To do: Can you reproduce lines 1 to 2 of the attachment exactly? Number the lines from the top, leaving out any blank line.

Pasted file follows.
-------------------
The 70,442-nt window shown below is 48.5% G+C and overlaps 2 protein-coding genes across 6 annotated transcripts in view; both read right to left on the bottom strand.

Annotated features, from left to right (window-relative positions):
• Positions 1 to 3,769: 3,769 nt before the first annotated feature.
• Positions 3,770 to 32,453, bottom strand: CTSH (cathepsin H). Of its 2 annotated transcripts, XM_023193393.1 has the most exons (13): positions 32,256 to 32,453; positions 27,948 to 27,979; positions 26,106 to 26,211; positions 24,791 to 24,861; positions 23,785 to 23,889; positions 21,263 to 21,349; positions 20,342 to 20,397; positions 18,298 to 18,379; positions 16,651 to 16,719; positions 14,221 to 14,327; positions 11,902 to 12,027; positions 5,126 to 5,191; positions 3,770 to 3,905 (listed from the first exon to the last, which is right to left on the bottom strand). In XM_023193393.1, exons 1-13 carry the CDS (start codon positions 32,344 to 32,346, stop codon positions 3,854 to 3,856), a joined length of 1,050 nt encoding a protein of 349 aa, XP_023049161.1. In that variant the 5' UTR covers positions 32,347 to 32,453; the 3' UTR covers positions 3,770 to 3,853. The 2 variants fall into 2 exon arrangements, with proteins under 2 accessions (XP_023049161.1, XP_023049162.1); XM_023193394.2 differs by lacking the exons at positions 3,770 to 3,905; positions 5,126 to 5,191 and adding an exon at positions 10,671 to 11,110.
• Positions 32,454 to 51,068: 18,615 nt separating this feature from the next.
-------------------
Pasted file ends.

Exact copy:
The 70,442-nt window shown below is 48.5% G+C and overlaps 2 protein-coding genes across 6 annotated transcripts in view; both read right to left on the bottom strand.

Annotated features, from left to right (window-relative positions):